We next asked whether activation of NF-κB might be sufficient to confer erlotinib resistance in EGFR-mutant tumours. Canonical NF-κB signalling requires downregulation of the NF-κB inhibitor IκB14. Therefore we predicted that decreased IκB levels, leading to increased NF-κB signalling, might promote EGFR TKI resistance. First, we noted that IκB expression was lower in three erlotinib-resistant EGFR-mutant lung cancer cell lines that are resistant to erlotinib compared with three sensitive cell lines (Fig. 3a and Supplementary Fig. 11). Furthermore, we found that knockdown of IκB increased NF-κB phosphorylation (Fig. 3b) and conferred partial resistance to erlotinib in HCC827 cells in vitro (Fig. 3c) and in vivo (Fig. 3d–f). These effects were specific to EGFR inhibition because stable knockdown of IκB did not protect HCC827 cells from cisplatin, paclitaxel or ultraviolet treatment, as measured by clonogenic assays (Supplementary Fig. 12). c-FLIP has been implicated as an intermediate signalling molecule that activates NF-κB downstream of FAS10. Ectopic expression of c-FLIP induced persistent phosphorylation of RELA and resistance to erlotinib in HCC827 cells (Supplementary Fig. 13). Together these data suggest that NF-κB activation can rescue EGFR-mutant tumour cells from EGFR TKI.
Acquired resistance to erlotinib in patients can occur through second site, drug-resistant mutations in EGFR or through amplification of the MET kinase15,16. These same resistance mechanisms can also evolve in vitro with prolonged growth in EGFR TKI17,18. We therefore asked if NF-κB activation occurs naturally during the derivation of erlotinib-resistant HCC827 cells through prolonged and continuous EGFR TKI treatment. In parental HCC827 cells acute erlotinib treatment (100 nM, 24 h) inhibited EGFR, MET, AKT, ERK and RELA phosphorylation. Continuous erlotinib treatment resulted in the outgrowth of eight resistant HCC827 subclones (over >8 weeks) in which EGFR phosphorylation remained inhibited by erlotinib. Consistent with prior data18, we observed compensatory upregulation of phosphorylated MET in four erlotinib-resistant subclones. We also observed increased FAS expression in the absence of MET upregulation in four additional subclones. Increased RELA phosphorylation and decreased IκB expression were observed in three out of four sub-clones in which FAS was upregulated (Supplementary Fig. 14a). Knockdown of FAS in those subclones with FAS upregulation decreased pRELA and enhanced erlotinib sensitivity, but did not result in decreased pAKT or pERK (Supplementary Fig. 14b, c). Thus, FAS-mediated EGFR TKI resistance is distinct from MET-mediated EGFR TKI resistance, which occurs primarily through reactivation of pERK and pAKT in HCC827 cells18. Our results are consistent with recent data establishing both MEK-dependent19 and MEK-independent20 mechanisms of resistance of BRAF-mutant melanomas to the BRAF inhibitor PLX4032.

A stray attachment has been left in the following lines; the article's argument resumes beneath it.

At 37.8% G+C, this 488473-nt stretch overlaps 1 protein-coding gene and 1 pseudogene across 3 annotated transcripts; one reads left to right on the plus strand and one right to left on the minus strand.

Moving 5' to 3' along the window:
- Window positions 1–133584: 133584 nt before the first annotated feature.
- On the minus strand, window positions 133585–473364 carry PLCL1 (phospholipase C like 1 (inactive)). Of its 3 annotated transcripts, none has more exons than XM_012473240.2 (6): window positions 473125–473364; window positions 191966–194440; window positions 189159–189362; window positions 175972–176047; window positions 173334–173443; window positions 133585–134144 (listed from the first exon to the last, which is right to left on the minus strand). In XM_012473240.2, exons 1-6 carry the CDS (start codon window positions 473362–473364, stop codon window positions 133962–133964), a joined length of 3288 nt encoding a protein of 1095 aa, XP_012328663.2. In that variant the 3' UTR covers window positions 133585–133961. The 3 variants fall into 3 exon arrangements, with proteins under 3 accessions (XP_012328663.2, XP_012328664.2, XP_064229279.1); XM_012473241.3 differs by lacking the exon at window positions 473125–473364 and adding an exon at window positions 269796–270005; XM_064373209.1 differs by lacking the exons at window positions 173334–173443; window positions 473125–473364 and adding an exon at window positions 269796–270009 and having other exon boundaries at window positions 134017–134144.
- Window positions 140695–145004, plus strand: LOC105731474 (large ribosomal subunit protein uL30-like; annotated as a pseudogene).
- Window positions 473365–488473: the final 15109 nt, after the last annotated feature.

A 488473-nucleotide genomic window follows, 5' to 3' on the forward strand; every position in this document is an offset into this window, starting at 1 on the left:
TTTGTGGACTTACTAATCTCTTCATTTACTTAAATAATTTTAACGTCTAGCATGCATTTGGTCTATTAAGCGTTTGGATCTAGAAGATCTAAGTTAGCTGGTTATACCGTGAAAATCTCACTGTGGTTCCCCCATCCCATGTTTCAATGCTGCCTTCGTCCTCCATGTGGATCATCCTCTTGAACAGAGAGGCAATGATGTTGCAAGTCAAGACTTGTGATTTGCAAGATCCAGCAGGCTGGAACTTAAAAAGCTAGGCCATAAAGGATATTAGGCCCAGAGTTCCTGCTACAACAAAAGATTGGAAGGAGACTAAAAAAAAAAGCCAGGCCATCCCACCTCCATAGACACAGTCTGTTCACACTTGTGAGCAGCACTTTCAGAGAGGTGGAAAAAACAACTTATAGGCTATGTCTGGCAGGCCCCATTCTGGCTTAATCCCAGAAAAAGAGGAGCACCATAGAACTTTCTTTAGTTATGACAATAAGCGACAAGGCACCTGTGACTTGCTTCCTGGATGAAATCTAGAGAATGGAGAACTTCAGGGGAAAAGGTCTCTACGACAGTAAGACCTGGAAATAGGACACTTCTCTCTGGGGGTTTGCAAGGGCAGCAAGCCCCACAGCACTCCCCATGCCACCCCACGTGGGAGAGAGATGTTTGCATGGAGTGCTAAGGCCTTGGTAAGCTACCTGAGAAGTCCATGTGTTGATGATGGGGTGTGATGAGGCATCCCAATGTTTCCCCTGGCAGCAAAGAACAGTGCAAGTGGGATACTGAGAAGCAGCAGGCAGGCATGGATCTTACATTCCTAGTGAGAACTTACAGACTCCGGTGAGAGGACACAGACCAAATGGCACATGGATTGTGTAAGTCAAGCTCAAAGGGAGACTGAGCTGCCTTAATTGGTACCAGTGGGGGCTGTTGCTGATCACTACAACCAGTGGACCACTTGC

NF-κB pathway inhibition can be achieved through inhibition of IκB kinase (IKKβ, also known as IKBKB), the primary kinase that promotes IκB instability leading to NF-κB activation14. We therefore asked if pharmacologic or genetic inhibition of IKKβ enhances erlotinib sensitivity in our erlotinib-resistant lung cancer models. Treatment of H1650 (Fig. 4a) or HBEC-EGFR(L858R) cells (Supplementary Fig. 15a, b) with the IKKβ inhibitor BMS-345541 (ref. 21) inhibited RELA phosphorylation and restored erlotinib sensitivity. Because BMS-345541 has suboptimal pharmacokinetic properties we used an shRNA to knock down IKKβ in H1650 cells. The resulting H1650 cells, or those transduced with a non-target control shRNA, were then grown as xenograft tumours and treated with either vehicle or erlotinib. IKKβ knockdown resulted in increased levels of IκB and decreased NF-κB phosphorylation, as expected. Erlotinib treatment induced tumour regression and apoptosis only upon knockdown of IKKβ in this system (Fig. 4b and Supplementary Fig. 15c, d).